Oh, my heart! Jang Ok Jung: Live for Love is done. It was a hell of a love story and Kim Tae-hee and Yoo Ah-in did a hell of a job. And… wow. So many tears and yet so much satisfaction. Definitely an addictive, romance-filled (to the brim!), watch.
And… okay everything I’m about to say will spoil everything… AKA: Spoilers below…
I loved, loved, loved that it was Ok-jung’s choice to come back to the palace and take the poison. I mean, I obviously wish there’d been another way out. But she’d never allow Lee Soon to sacrifice his throne for her. She loved him too much and he was too good a king. That was foreshadowed when Lee Soon was near death and Chi-soo first rescued her. She returned to the palace, despite the danger, because she’d chosen to be by Lee Soon’s side and by his side she would stay.
That strength of character is the reason Lee Soon fell in love with Ok-jung in the first place. So I knew that running away was just not in her nature. But, in choosing to come back it turned the execution around. It became a declaration on Ok-jung’s part, of her love for Lee Soon and their son, rather than the repudiation the retainers were hoping it would be.
I also loved that Lee Soon was prepared to (and effectively did) sacrifice his throne for Ok-jung. (He didn’t expect her to return; as far as he was concerned, his reign was over.) It showed the depth of his love for Ok-jung, that in the end she was more important than his status. It showed that what he’d said to Prince Dong Pyung at the very beginning — that’d he’d give up his throne for her — was true. He never did let go of her hand.
Which leads me to… Oh my Prince Dong Pyung!!! His reaction to the whole debacle was the most heart-wrenching part for me. When he takes the poison from the kitchen maid to give to Ok-jung? Tears! Tears, streaming down my face! To see him so shattered and yet doing whatever he could to make sure Ok-jung was treated with love in her last moments… Gah, I’m tearing up right now just writing about it.
So that part of the story — the love story of Ok-jung and Lee Soon was fabulous. She dies in his arms, knowing he loves her. He knows she loves him. It’s tragic, but not bitter. Sad, but almost reaffirming — in that it shows a love that deep can exist.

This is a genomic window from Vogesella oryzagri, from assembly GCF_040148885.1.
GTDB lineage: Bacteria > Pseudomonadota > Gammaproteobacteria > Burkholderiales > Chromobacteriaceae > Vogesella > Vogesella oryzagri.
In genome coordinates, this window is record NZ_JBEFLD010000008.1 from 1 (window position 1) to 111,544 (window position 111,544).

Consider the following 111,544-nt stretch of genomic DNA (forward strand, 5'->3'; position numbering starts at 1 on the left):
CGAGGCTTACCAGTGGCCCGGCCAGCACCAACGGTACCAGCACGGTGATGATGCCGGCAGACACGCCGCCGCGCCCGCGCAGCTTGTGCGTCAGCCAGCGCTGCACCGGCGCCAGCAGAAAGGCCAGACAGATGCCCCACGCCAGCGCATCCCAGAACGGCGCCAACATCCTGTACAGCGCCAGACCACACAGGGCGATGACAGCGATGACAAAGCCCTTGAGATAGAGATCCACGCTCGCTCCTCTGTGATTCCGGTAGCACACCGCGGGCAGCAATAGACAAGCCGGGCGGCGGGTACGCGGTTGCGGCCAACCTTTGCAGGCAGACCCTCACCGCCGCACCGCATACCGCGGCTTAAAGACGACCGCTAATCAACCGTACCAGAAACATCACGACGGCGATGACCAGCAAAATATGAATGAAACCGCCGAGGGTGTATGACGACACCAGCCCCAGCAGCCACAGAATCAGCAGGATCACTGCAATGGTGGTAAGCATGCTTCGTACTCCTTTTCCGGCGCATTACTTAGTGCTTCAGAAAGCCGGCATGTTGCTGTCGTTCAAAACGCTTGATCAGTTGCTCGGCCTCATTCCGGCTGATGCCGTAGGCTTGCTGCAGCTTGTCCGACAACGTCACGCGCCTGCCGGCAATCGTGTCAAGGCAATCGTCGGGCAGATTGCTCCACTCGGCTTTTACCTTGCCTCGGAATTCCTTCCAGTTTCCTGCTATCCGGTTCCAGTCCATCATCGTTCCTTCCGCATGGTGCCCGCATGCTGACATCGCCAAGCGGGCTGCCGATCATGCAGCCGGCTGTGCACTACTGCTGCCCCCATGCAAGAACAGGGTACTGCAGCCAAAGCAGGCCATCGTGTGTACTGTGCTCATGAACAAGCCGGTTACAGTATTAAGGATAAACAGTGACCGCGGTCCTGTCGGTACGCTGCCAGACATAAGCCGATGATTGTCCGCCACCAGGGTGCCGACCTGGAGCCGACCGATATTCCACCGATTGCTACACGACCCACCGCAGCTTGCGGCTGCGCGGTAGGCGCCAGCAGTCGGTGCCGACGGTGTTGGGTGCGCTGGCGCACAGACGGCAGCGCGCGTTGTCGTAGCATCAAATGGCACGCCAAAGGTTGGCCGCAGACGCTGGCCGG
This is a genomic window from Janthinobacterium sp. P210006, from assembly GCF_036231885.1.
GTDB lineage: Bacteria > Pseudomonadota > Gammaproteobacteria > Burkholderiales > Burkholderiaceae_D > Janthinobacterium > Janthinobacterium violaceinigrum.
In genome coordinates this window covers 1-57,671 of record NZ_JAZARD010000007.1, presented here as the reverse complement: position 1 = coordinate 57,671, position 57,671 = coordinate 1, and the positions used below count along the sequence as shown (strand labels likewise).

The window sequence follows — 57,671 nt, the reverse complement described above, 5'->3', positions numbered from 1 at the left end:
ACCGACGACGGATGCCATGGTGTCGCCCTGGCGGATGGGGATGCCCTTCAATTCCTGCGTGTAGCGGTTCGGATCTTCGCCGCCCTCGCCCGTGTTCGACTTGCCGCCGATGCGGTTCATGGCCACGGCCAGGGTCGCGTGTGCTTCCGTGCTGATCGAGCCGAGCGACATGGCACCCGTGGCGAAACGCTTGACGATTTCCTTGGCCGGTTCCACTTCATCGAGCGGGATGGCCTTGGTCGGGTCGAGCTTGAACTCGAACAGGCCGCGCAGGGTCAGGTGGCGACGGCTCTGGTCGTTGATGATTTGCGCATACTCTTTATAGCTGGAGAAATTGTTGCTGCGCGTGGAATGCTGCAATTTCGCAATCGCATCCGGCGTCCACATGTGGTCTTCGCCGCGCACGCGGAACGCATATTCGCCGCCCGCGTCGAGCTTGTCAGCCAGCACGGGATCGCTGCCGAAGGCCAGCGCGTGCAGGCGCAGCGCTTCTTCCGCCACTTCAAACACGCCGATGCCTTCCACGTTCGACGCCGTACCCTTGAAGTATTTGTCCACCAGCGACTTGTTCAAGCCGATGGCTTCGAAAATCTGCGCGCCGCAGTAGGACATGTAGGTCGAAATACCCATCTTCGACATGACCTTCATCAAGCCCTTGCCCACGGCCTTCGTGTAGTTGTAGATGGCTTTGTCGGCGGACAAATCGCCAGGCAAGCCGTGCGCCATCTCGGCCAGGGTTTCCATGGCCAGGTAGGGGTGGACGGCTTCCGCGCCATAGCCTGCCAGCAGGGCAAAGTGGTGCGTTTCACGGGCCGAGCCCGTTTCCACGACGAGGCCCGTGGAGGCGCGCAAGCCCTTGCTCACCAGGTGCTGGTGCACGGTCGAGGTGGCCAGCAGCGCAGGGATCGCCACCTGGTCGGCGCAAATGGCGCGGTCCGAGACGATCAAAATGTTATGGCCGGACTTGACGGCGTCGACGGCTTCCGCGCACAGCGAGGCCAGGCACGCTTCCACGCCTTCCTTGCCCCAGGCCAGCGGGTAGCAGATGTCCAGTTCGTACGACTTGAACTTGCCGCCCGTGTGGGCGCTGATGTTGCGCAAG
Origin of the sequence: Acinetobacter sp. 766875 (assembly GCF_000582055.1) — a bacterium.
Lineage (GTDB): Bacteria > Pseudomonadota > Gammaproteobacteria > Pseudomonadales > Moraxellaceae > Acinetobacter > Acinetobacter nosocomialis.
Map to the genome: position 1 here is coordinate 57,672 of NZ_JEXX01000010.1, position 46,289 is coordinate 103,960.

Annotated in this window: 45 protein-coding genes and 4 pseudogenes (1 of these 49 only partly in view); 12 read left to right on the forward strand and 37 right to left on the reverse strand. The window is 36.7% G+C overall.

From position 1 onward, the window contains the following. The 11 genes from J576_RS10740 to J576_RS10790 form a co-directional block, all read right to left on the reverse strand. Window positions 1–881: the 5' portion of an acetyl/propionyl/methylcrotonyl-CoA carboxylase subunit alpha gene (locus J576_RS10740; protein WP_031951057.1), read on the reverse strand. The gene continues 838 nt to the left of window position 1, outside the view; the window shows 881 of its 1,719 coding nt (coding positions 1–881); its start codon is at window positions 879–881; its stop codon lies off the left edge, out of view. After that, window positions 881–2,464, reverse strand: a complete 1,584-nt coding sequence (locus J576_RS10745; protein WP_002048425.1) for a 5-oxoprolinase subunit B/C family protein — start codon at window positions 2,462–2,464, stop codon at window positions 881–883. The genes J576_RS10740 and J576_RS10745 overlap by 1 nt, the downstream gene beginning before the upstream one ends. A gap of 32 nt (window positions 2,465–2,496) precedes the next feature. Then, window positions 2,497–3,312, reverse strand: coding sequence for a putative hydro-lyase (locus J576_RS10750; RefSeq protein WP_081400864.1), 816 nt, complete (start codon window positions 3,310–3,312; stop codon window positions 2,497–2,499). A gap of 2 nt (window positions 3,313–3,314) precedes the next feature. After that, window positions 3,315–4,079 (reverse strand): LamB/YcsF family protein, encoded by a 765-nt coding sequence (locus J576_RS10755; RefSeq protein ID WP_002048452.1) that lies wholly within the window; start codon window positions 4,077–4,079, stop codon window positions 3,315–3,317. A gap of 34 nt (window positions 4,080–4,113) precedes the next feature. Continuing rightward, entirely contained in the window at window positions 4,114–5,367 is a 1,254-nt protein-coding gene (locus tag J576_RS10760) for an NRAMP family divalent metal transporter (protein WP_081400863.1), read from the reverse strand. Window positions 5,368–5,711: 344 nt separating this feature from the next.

I also really liked the final notes between Ok-jung and In-hyun. I’d always felt like, in different circumstances, those two could have been friends. I’d even say that, if the Dowager Queen Mother had just stepped back, let her foolish pride and petty politics go (or, you know, died a lot earlier), their friendship might have happened within the palace. Neither women were cruel connivers at heart and I wish they’d been allowed to develop their relationship without politics getting in the way.
But! I was happy they had good moments towards the end. I can buy that, newly restored and victorious, In-hyun would be graceful and allow herself to be kind. I’m cynical enough to think it wouldn’t have lasted. Politics would have reared its head and pressures would be brought to drive Ok-jung out. (Though I’d like to think that, on her own, In-hyun would have handled things better.) But for that brief window… yeah, I can see it.
Jae Hee fans will most likely be disappointed by the light touch his character had on the story. The way the story developed, Chi-soo was very much a background character. The love between Ok-jung and Lee Soon was so strong right out of the gate — there wasn’t room for a love-triangle. There wasn’t a plot need either. The challenge of a commoner loving a king was plot-stirring enough.
That said, I liked Chi-soo’s use as the means of rescue for Ok-jung. And I liked his moment where he decides to show his love for her by honoring her love for Lee Soon and returning her to the palace. It was a nice noble note. What I didn’t like so much is tied to what I didn’t like over-all with the drama. And that’s his involvement with Choi Suk Won.
Choi Suk Won is a problem I just cannot solve. Within the drama’s framework she’s fine. The amoral street-kid willing to do anything and everything to get what she wants makes for a good villain. The steps she took to get rid of Ok-jung were in-character and believable (taking advantage of circumstances is what she excelled at). But there is no way, no way she lives on in the palace after that. Let alone becoming companion to Lee Soon, mother of his children, and future mother of the King.
After Ok-jung’s death she’d have Lee Soon, Chi-soo and Prince Dong Pyung all out to get her. Lee Soon would never trust her with his son — not after she put so much effort into killing Ok-jung. And her political support would be shaky. As Ok-jung pointed out, she’s of even lower class than Ok-jung and plenty of those retainers would have plenty of daughters to take on the role of queen. Choi Suk Won is crafty and cunning — but I cannot see her taking on that many foes and emerging so victorious.
If she were a fictional character I’d be fine because I’d figure her fall was eminent. (Though a brief epilogue saying as much would be nice.) But because she’s a historical figure, and because I know her history is a good one, I just can’t make her fit. I wish the writers had used a completely fictional character to fill the unexpected villain role (In-hyun’s chief maid might have done — she certainly hated Ok-jung) and either have Choi Suk Won, the historical figure, show up in a brief cameo at the end, or just not mentioned at all.
Or, have her be far more sympathetic to Ok-jung — really treating Ok-jung as a role-model and teacher. Then they could have had it seem like her caring for Lee Soon later was being done for Ok-jung, not to spite her.
But! That’s a fairly slight bobble. It’s a side story and I can kind of tuck it out of sight. On the whole, I really enjoyed this drama. It was an emotional roller coaster, and there were some flaws, but the core love-story was really, really well told. So, through my many, many tears, I was happy.